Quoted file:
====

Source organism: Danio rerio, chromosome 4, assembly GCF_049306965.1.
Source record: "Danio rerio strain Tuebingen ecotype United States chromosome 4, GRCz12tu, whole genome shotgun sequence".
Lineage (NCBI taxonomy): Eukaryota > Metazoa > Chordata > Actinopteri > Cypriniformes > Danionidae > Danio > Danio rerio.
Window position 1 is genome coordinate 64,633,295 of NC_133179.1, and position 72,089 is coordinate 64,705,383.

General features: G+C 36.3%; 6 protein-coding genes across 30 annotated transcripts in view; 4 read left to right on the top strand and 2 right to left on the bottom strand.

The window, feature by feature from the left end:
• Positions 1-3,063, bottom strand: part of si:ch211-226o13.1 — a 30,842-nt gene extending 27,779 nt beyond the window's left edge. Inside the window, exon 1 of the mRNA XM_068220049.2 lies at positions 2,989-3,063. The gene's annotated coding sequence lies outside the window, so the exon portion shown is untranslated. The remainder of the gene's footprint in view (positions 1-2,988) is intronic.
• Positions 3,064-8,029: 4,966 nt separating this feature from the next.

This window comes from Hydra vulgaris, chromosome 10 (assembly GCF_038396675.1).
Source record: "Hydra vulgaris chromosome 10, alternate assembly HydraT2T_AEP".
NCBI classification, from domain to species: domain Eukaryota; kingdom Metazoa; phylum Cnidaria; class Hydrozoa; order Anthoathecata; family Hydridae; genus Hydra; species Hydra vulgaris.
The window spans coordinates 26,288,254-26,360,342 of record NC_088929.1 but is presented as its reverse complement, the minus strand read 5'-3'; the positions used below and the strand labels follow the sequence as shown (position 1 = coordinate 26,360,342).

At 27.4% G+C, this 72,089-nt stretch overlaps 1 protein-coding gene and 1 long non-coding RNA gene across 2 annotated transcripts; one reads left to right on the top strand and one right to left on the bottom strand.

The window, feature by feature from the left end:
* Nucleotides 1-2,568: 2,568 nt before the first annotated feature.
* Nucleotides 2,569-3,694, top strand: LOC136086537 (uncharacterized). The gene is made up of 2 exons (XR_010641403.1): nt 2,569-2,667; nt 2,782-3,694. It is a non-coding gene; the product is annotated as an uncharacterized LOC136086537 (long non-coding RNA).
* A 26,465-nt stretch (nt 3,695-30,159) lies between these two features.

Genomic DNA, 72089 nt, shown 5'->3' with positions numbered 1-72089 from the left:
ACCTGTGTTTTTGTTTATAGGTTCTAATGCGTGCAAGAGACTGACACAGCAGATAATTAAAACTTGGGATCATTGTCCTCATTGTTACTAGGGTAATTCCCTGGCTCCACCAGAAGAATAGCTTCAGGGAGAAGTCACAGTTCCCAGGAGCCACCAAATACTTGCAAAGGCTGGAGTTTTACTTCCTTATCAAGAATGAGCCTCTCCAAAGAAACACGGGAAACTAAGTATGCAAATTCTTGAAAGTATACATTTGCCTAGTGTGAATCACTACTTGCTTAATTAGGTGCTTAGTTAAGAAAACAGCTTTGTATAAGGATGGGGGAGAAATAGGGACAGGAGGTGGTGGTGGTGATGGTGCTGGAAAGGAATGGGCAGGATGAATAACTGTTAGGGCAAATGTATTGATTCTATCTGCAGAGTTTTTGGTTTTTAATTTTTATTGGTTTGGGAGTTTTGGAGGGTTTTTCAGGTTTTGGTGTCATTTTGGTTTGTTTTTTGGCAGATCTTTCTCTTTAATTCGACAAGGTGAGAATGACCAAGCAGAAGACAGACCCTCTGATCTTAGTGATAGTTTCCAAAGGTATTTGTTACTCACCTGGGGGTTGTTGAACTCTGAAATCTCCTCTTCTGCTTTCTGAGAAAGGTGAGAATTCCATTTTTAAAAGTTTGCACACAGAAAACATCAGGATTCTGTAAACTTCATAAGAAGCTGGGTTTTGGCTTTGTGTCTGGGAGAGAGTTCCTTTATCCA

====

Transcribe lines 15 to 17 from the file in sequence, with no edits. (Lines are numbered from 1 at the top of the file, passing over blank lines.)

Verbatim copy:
* Nucleotides 1-2,568: 2,568 nt before the first annotated feature.
* Nucleotides 2,569-3,694, top strand: LOC136086537 (uncharacterized). The gene is made up of 2 exons (XR_010641403.1): nt 2,569-2,667; nt 2,782-3,694. It is a non-coding gene; the product is annotated as an uncharacterized LOC136086537 (long non-coding RNA).
* A 26,465-nt stretch (nt 3,695-30,159) lies between these two features.